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Line twist


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I always use a small black snap swivel. I don't think the fish notice. 

Your line twist issue could also be how your line was put on your reel. The orientation of the new line spool when reeling the line on makes a difference. When putting new line on a spinning reel I always lay the spool of new line on the floor in front of me and give the reel 5 or 6 cranks. If the line twists, flip the spool over and you should be good to go.

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In addition to what MP mentioned above, there are a couple more things that could be causing your line twist:

1) Turning the reel handle as the drag is going out from a fish or pulling against a snag.  If your drag is adjusted too loose, it’s east to do this.  If it’s too tight, you risk breaking your line.  It’s a delicate balance and some lines (like fluorocarbon) are low stretch and offer little forgiveness.  Mono is more forgiving, due to its stretch, but also less sensitive, for the same reason. 
 

2) Using your reel’s automatic bail pickup feature adds about 1/4 turn of twist to your line per cast.  You can avoid that by manually tripping the bail after each cast.  This doesn’t take much longer and saves lots of twist over a day of your making lots of casts. 

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1 hour ago, Diplomat019 said:

I never paid attention when i spool my line.  I think that will help out big time.  And i ws always apprehensive about using a snap swivel for wild trout, but i think im going to give it a try.  That should resolve the issues.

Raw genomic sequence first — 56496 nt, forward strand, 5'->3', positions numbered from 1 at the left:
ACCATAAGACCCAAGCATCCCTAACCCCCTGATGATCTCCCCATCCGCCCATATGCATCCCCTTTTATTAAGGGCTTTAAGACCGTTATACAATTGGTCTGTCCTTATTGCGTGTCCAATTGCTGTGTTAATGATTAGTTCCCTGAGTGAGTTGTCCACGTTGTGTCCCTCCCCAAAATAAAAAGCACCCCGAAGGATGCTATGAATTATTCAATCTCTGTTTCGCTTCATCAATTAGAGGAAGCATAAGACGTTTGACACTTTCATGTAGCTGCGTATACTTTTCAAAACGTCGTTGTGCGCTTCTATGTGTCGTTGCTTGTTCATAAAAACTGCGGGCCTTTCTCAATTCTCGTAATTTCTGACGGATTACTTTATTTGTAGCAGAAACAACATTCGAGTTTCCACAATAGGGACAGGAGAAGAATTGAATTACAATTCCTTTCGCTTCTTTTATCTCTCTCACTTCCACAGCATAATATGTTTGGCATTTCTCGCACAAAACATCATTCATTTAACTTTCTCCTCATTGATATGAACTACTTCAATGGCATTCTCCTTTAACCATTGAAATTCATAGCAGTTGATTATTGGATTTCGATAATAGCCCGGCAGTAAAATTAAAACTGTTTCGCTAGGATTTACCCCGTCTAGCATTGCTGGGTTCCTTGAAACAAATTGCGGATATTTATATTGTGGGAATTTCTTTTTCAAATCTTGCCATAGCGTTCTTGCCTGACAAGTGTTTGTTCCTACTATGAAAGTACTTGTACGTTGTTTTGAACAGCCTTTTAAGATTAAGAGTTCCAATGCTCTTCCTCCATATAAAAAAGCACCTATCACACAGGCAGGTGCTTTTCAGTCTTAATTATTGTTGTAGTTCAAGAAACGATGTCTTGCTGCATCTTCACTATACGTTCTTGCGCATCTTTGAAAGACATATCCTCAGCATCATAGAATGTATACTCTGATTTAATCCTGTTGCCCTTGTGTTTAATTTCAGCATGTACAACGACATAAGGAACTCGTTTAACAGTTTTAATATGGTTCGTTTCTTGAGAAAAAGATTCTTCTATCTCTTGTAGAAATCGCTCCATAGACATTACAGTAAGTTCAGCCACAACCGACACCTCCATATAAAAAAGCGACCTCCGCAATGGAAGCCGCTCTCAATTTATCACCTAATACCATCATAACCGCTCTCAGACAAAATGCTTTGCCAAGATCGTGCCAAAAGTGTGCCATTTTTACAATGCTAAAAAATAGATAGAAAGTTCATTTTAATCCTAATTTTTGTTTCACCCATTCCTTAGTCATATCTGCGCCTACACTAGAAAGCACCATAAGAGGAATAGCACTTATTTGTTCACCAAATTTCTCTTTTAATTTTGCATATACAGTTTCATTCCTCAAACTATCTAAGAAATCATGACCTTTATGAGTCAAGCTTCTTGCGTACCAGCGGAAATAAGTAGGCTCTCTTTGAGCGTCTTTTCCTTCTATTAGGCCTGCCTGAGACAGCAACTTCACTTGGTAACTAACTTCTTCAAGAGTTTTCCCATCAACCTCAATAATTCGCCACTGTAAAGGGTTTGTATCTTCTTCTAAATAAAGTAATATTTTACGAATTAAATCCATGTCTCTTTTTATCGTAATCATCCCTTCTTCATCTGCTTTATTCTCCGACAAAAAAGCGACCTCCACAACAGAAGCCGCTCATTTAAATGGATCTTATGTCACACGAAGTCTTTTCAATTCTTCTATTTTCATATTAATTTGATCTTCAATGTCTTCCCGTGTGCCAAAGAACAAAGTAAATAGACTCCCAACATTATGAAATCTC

It does make a difference on how you spool new line on a reel like MPHunter suggested.

For spinners of any kind I will use the smallest barrel swivel I can get away with. The barrel swivel works much better than the standard ones. Try to match it to the bait you are throwing. Not too big or small.

Wolc gave another good tip. Always open and close the bail on a spinning rod by hand. As he said, it really does help reduce line twist.

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When you go to spool up line and tie it onto the reel spool put a piece of electrical tape over it before you start reeling so the knot doesn't slip or spin around before the line starts taking onto the spool.  Also if it's twisting while putting it on flip the spool of line over that can help.  

I use jigs mostly for trout and don't often use a swivel but with a spinner it's not a bad idea. Plus it's much less of a struggle to change lures.   My eyes for retying suck.   But I try not to run a swivel esp for finicky or pressured trout.  

 

"it's pointless for humans to paint scenes of nature when they can go outside and stand in it"- Ron Swanson

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On 6/22/2023 at 7:31 AM, MPHunter said:

 

Your line twist issue could also be how your line was put on your reel. The orientation of the new line spool when reeling the line on makes a difference. When putting new line on a spinning reel I always lay the spool of new line on the floor in front of me and give the reel 5 or 6 cranks. If the line twists, flip the spool over and you should be good to go.

^ this, and where you fishing @Diplomat019? are you in Mahopac for the summer or Florida?

Edited by 2BuckBizCT
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On 6/22/2023 at 7:13 AM, Diplomat019 said:

Any tips for stopping line twist?  I fish streams/creeks for trout.  I use a spinning rod and tie directly to my lure.  Would a snap swivel be too much hardware or am I over thinking it.  

Use braid and then use a barrel swivel. Then tie a leader onto the swivel then direct to your lures..

 

mono sucks 

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